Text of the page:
I have had many inquires as to what happened to Bourbon Bill. Bourbon Bill is back although I never went anywhere in this past Pandemic Year. Life and work got in the way of my writing and blogging. I have missed my readers, and hope to spend a lot of time communicating with you in 2021.
On a recent trip to Virginia, we visited our first distillery of 2021. In January, we took a tour of the A. Smith Bowman Distillery in Fredericksburg, Virginia. This was time well spend and very serendipitous. This is Virginia’s oldest and most award-winning distillery. Anyone who has spent any time in the bourbon aisle of a good liquor store knows the Bowman name. They make some excellent bourbons at a very reasonable price. I could spend the rest of this article detailing all the top awards they have won in competitions the last few years. Don’t take my word for the quality and taste. This bourbon is available at many liquor retailers.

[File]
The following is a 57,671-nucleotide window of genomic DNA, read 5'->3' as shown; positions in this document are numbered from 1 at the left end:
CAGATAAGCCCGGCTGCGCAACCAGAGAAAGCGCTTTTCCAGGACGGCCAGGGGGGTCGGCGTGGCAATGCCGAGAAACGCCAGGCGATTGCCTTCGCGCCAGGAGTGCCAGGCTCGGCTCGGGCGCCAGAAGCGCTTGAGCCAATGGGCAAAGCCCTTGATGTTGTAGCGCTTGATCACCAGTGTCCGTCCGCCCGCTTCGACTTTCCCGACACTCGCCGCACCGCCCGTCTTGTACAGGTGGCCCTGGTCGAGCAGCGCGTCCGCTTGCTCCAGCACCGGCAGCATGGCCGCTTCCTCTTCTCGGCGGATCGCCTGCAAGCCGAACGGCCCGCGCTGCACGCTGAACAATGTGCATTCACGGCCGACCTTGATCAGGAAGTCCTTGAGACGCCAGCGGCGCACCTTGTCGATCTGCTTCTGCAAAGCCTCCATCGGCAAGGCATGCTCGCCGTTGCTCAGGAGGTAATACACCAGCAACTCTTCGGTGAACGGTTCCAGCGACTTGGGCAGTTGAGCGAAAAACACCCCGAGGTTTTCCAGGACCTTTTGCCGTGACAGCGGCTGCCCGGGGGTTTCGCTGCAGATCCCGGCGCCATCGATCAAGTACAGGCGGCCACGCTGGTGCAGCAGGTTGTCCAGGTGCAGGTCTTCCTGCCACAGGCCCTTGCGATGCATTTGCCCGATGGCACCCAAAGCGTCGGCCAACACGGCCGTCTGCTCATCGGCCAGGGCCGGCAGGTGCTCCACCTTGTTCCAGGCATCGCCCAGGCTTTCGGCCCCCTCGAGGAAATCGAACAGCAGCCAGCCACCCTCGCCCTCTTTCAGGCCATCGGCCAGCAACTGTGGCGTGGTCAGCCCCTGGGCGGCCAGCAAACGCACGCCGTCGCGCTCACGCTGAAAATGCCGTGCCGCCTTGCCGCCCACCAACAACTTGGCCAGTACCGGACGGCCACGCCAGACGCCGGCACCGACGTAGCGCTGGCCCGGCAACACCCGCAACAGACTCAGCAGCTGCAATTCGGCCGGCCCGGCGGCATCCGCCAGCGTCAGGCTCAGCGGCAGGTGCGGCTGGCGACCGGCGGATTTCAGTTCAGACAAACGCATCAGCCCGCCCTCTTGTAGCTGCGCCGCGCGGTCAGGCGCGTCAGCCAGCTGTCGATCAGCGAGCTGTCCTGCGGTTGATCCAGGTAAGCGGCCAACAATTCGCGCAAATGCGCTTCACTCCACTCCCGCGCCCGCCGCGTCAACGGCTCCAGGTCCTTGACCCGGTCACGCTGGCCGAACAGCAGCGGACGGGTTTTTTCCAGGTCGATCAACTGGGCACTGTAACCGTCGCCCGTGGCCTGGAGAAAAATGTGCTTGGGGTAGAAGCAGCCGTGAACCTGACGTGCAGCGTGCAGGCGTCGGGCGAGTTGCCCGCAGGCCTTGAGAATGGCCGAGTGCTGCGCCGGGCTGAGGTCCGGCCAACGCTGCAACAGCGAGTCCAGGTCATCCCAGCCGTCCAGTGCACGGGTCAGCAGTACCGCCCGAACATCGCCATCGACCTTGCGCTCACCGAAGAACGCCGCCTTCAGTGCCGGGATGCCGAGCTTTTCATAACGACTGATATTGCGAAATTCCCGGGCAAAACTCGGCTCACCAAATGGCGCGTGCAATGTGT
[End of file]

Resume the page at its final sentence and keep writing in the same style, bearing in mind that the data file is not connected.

The distillery offers a complimentary tour every day of the week. A great activity when there is not much you can do right now. We were fortunate while on our tour to have the pleasure of getting to meet and ask questions of Master Distiller Brian Prewitt. Brian was game for all our questions and talked about why they stand their barrels on end. They believe it gives more to the bourbon and they are easier to handle being on pallets. Brian talked most about all the experimental barrels they have in their barrelhouses.